Etiology and biomechanics of first metatarsophalangeal joint sprains (turf toe) in athletes.

Center for Applied Biomechanics, University of Virginia, Charlottesville, VA 22911, USA.
Critical Reviews in Biomedical Engineering 01/2012; 40(1):43-61.
Source: PubMed

ABSTRACT Sprains of the first metatarsophalangeal (MTP) joint, referred to colloquially as "turf toe," are a debilitating sports injury because the hallux is pivotal to an athletes' ability to accelerate and cut. Severe sprains may require weeks to full recovery, and injuries requiring surgery may prevent an athlete from full athletic participation for months. Whereas the diagnosis and treatment of turf toe are well documented in the literature, less is known about the biomechanics of this joint and the mechanical properties of the structures that compose it. Nevertheless, this information is vital to those, such as equipment designers, who attempt to develop athletic footwear and surfaces intended to reduce the likelihood of injury. To that end, this review summarizes the literature on the anatomy of the first MTP joint, on biomechanical studies of the first MTP joint, and on the incidence, mechanisms, and treatment of turf toe. Furthermore, gaps in the literature are identified and opportunities for future research are discussed. Only through a thorough synthesis of the anatomic, biomechanical, and clinical knowledge regarding first MTP joint sprains can appropriate countermeasures be designed to reduce the prevalence and severity of these injuries.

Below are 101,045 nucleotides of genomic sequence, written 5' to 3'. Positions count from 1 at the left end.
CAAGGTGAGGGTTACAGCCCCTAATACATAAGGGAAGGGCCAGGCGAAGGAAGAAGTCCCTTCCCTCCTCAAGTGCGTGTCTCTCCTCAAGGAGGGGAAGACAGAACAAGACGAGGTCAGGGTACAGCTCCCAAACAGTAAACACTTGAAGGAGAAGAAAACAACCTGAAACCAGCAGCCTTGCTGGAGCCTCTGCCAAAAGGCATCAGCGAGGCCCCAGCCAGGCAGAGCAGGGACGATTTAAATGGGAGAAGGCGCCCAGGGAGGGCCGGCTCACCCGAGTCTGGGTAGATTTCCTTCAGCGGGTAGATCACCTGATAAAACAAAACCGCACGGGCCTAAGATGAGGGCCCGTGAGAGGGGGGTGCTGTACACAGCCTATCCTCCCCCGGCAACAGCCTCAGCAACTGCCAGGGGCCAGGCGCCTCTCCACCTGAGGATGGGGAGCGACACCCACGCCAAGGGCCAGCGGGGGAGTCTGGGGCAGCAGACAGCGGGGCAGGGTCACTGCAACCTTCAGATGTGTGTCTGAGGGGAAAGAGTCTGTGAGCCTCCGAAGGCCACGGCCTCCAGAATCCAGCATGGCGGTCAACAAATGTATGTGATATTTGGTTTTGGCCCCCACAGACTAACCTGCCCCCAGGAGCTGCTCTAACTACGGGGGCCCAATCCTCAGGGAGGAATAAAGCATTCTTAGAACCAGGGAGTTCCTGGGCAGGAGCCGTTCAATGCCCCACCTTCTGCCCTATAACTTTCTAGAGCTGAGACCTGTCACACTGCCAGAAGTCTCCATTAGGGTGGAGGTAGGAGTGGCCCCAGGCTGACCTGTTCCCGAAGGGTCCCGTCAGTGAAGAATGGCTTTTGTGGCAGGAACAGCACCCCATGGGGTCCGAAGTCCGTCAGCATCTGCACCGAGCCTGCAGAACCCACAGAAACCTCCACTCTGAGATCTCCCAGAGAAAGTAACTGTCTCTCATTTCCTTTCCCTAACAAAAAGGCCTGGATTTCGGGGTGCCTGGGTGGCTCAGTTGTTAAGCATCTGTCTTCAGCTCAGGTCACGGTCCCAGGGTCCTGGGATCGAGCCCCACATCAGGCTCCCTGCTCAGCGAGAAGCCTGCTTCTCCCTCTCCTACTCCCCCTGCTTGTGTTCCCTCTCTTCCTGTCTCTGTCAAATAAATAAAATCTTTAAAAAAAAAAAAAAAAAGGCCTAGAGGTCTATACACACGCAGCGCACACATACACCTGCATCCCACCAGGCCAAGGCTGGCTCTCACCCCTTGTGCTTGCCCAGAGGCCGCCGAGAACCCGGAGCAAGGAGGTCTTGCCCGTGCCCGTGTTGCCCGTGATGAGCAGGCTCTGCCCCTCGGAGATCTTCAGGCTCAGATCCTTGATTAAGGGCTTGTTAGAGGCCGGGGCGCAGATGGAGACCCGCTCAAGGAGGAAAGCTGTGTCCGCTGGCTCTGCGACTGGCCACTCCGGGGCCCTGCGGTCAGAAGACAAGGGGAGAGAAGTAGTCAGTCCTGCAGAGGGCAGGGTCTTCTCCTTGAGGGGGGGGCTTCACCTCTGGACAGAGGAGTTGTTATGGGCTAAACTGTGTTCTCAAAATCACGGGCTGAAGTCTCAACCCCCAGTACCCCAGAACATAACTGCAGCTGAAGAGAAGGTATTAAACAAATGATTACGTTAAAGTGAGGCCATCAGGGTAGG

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    ABSTRACT: INTRODUCTION: Sprains of the first metatarsophalangeal (1MTP) joint, also known as turf toe, are debilitating athletic injuries. Since 85% of 1MTP sprains result from excessive hallux dorsiflexion, interventions which limit motion to sub-injurious levels would greatly benefit athletes. Hallux dorsiflexion range of motion (hdROM) cannot be overly constrained, however, lest athletic performance be compromised. Therefore, the tolerance of the 1MTP joint to excessive dorsiflexion injury must be quantified before appropriate hdROM limitations may be developed. The purpose of this study is to develop a quantitative injury risk function for 1MTP sprains based on hallux dorsiflexion angle. METHODS: Twenty cadaveric limbs were tested to both sub-injurious and injurious levels of hallux dorsiflexion. Motion-capture techniques were used to track six degree-of-freedom motion of the first proximal phalanx, first metatarsal, and calcaneus. Specimens were examined by physicians post-test to diagnose injury occurrence and ensure clinical relevance of the injuries. RESULTS: A two-parameter Weibull hazard function analysis reveals that a 50% risk of injury occurs at 78ยบ of dorsiflexion from anatomical zero. CONCLUSION: Methods presented here drove cadaver 1MTP joints to various degrees of dorsiflexion, resulting in both non-injurious and injurious trials which were formed into an injury risk function.
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